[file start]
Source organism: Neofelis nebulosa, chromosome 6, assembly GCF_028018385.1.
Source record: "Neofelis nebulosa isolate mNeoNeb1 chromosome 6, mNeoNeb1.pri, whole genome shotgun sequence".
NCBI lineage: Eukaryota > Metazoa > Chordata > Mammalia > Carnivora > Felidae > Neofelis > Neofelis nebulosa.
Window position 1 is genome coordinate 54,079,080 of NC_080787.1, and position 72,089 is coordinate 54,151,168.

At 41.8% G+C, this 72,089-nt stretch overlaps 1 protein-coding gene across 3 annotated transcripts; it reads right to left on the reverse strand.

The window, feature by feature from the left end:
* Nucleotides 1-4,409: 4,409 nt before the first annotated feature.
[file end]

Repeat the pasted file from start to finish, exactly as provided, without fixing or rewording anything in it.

Source organism: Neofelis nebulosa, chromosome 6, assembly GCF_028018385.1.
Source record: "Neofelis nebulosa isolate mNeoNeb1 chromosome 6, mNeoNeb1.pri, whole genome shotgun sequence".
NCBI lineage: Eukaryota > Metazoa > Chordata > Mammalia > Carnivora > Felidae > Neofelis > Neofelis nebulosa.
Window position 1 is genome coordinate 54,079,080 of NC_080787.1, and position 72,089 is coordinate 54,151,168.

At 41.8% G+C, this 72,089-nt stretch overlaps 1 protein-coding gene across 3 annotated transcripts; it reads right to left on the reverse strand.

The window, feature by feature from the left end:
* Nucleotides 1-4,409: 4,409 nt before the first annotated feature.